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Translation Claims

Things aren't always what they seem to be online. What people say about themselves does not always correspond to who they really are and do in the physical world. If I took everything I read in online forums at face value, I would feel inordinately incompetent with my feelings hurt.

When I first joined ProZ, I would eagerly go to the forums and ask any question that came to mind. I received some good responses, but others were less encouraging. After a while, I just ended up reading them, or "lurking" in forum parlance.

One attribute I found in many posters was what I perceived to be exaggerating or boasting. I'm thinking specifically of the ProZ daily poll in which members were asked things like how much cups of coffee they drank per day.

In this poll and other forums, I came across claims made by translators that may not be entirely true. Here are a few of them:

  • You should only translate into your native language.

First of all, define mother tongue/native language. Is it the language you learned at your other's feet? Is it the language you were educated in? What if you grew up in a country where two or more languages are spoken and you learned them all simultaneously? Can you have two or more native languages? More than debate it, I put these questions forward for you to contemplate them.

To state "I only translate into my native language." is great from a marketing perspective and is partly true, for you can express yourself well in the language you acquired versus a language you learned as an adult. But here is another question: What if you are a non-native speaker of English but speak it well and you have an advanced degree in art history? Could I, as a native speaker of English, be more qualified than that person? My answer is no.

  • I have never missed a deadline.

What is a deadline? A date and time that a translation is due. What would count as missing one? To me, missing a deadline means you never alerted the client that you had problems meeting that deadline and they had to email you and complain that they hadn't received the translation yet. That is unacceptable and grounds for never sending the translator more work. However, considering time differences, like the six hour difference now between Chile and Spain, what if you started working on a document when it is nighttime over there, and you realize that it is in Catalan instead of Spanish. How are you going to meet the deadline when the translation is due the next day at 3 a.m.? Supposing the document was too long for another translator to finish in time, would you have missed the deadline? Whose fault would it have been?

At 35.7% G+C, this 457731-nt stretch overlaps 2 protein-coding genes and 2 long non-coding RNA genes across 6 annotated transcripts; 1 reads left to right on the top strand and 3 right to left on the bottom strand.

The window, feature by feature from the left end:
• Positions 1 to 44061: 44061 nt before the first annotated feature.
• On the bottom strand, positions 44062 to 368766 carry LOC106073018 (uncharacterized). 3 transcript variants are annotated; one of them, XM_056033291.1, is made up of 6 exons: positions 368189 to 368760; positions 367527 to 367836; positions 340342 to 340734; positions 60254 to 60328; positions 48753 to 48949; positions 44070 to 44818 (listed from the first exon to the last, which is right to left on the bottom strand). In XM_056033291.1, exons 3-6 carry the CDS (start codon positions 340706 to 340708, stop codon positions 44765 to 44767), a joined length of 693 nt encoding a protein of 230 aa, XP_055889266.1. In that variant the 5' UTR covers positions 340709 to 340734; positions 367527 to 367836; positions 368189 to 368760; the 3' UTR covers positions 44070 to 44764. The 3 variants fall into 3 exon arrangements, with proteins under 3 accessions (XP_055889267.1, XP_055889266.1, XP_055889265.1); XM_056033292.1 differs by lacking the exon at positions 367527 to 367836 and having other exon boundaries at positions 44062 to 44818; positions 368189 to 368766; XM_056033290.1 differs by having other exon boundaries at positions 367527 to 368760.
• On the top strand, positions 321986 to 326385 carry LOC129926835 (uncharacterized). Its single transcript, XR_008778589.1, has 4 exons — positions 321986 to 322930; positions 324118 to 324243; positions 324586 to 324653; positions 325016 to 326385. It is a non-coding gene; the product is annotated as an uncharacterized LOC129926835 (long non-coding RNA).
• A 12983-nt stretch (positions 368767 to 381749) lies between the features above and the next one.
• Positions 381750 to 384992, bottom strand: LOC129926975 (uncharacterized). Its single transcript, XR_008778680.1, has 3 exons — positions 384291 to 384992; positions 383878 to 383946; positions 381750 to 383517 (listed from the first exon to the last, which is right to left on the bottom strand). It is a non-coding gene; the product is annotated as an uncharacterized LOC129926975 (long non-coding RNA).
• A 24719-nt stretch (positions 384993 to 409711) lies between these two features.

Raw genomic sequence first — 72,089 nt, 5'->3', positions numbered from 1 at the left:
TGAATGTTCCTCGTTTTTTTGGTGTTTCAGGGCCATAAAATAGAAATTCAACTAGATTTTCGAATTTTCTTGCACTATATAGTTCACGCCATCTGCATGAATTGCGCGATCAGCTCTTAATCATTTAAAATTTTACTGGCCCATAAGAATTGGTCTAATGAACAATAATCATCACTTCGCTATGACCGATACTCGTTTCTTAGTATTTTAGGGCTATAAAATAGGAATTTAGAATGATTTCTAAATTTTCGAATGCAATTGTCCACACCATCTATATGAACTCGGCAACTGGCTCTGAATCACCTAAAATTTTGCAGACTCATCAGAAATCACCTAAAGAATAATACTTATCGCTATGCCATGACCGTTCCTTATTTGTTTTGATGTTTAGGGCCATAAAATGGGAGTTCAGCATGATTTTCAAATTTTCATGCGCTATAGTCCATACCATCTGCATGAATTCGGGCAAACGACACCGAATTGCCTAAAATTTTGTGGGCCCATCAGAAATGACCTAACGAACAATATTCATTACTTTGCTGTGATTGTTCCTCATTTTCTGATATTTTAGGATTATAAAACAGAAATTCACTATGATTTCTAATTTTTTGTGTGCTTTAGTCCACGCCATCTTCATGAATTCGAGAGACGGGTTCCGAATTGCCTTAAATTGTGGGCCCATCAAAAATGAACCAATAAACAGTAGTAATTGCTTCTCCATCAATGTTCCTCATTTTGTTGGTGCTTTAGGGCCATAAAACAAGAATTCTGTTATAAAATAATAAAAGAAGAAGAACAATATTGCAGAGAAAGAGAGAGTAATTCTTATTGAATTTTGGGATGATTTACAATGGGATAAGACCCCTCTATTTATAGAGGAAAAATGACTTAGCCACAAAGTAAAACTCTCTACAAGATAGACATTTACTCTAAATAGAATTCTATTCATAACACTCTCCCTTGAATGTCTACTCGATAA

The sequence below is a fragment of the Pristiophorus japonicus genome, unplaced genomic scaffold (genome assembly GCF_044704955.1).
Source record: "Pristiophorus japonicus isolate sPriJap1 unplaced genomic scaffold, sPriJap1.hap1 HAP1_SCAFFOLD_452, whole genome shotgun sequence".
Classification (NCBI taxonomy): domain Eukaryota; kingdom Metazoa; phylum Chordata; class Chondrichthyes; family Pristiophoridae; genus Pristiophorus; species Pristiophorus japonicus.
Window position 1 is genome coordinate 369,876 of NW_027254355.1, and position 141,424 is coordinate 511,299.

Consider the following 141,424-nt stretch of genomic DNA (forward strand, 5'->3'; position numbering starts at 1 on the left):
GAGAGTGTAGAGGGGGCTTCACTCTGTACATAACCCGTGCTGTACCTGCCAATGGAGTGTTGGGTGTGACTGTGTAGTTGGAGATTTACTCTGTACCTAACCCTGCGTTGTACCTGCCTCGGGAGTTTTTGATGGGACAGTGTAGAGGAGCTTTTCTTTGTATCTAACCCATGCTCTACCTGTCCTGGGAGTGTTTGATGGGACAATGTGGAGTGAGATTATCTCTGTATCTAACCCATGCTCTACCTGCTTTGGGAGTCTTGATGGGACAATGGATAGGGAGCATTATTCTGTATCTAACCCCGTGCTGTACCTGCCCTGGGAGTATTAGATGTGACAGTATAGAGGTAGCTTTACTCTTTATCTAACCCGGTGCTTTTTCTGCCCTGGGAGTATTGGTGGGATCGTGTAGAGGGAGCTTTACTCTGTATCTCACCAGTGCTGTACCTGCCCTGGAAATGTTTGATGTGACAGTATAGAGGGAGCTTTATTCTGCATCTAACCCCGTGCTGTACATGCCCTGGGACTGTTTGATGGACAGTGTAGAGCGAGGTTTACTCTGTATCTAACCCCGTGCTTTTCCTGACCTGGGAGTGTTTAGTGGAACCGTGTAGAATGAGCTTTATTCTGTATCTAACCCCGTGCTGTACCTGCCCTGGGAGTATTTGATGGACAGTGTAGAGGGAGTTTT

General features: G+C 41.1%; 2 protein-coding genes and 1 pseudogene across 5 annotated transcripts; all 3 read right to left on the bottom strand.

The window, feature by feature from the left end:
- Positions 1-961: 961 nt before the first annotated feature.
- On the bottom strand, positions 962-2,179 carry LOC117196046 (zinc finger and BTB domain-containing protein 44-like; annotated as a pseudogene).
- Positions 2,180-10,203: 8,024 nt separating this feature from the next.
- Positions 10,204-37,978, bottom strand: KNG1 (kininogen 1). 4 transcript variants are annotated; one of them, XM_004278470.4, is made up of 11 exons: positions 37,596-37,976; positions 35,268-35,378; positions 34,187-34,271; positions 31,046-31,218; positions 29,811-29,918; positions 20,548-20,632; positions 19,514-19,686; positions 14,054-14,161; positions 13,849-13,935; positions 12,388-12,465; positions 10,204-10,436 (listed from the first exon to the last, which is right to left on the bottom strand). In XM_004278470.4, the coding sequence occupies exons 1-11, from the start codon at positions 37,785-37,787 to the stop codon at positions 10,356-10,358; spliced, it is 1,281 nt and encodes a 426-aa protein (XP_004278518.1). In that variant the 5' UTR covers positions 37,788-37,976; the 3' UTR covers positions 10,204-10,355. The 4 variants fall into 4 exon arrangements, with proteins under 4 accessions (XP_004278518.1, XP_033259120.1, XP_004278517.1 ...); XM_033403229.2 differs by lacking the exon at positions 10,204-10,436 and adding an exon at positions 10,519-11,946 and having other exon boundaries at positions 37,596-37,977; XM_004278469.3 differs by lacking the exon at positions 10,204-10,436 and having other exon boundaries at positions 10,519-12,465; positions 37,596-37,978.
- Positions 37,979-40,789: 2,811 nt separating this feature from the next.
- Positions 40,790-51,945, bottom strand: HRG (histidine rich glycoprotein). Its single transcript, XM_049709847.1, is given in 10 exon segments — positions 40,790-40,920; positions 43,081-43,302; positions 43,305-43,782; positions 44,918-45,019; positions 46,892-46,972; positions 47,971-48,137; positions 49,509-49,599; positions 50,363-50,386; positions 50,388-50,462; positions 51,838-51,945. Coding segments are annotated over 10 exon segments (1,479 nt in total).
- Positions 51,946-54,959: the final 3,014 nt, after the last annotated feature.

• Machine translation will never surpass human translation.

Ten years ago, I would have agreed with this claim. Now, I'd say that you'd be surprised at how good a machine can translate certain texts. Sometimes I even learn from machines. They can surprise me. Translators making this claim would use examples from Google Translate that were silly and highly inaccurate. What they have to understand is that in the market that most of us are in, clients seek translations that are "good enough" for a fairly low price instead of close to perfect as you can get. So as long as a machine translation is good enough, translators will edit the machine's work to achieve the client's goal. But I don't think we will be replaced anytime soon, because a) a machine cannot produce a guaranteed translation without human intervention and b) there are always types of texts with which machines don't fare well, such as fiction.

  • Agencies are inherently bad.

Wow. If that were true, I wouldn't be in this business, I guarantee you that! As with the other claims, there is some truth to it. I have had bad experiences with agencies: some rates are too low, on occasion I have not been paid, deadlines can be unrealistically tight. Agencies, nonetheless, provide us with our bread and butter. If you are successful at attracting direct clients and earning more, then that's great. However, that's not easy to do, and it's not guaranteed success. Direct clients can decide not to pay you, make you revise the finished product time and again, and may be not that steady. You also have to do the marketing and invest in advertising, website, etc. whereas agencies do all of that for you: all you are expected to do is translate.

As for the low rates, in many cases that is undeniable, but then again, what other online job are you able to do that earns as much as translating? In my case, nothing comes close, so I am thankful for this market all the same.

Whatever your viewpoint on these issues is, I think it is wise not to complain or argue with others online. You never know who will read it, and you might be hurting yourself if you talk bad about another translator or agency. The proper channel to complain about poor agencies is the ProZ Blue Board.

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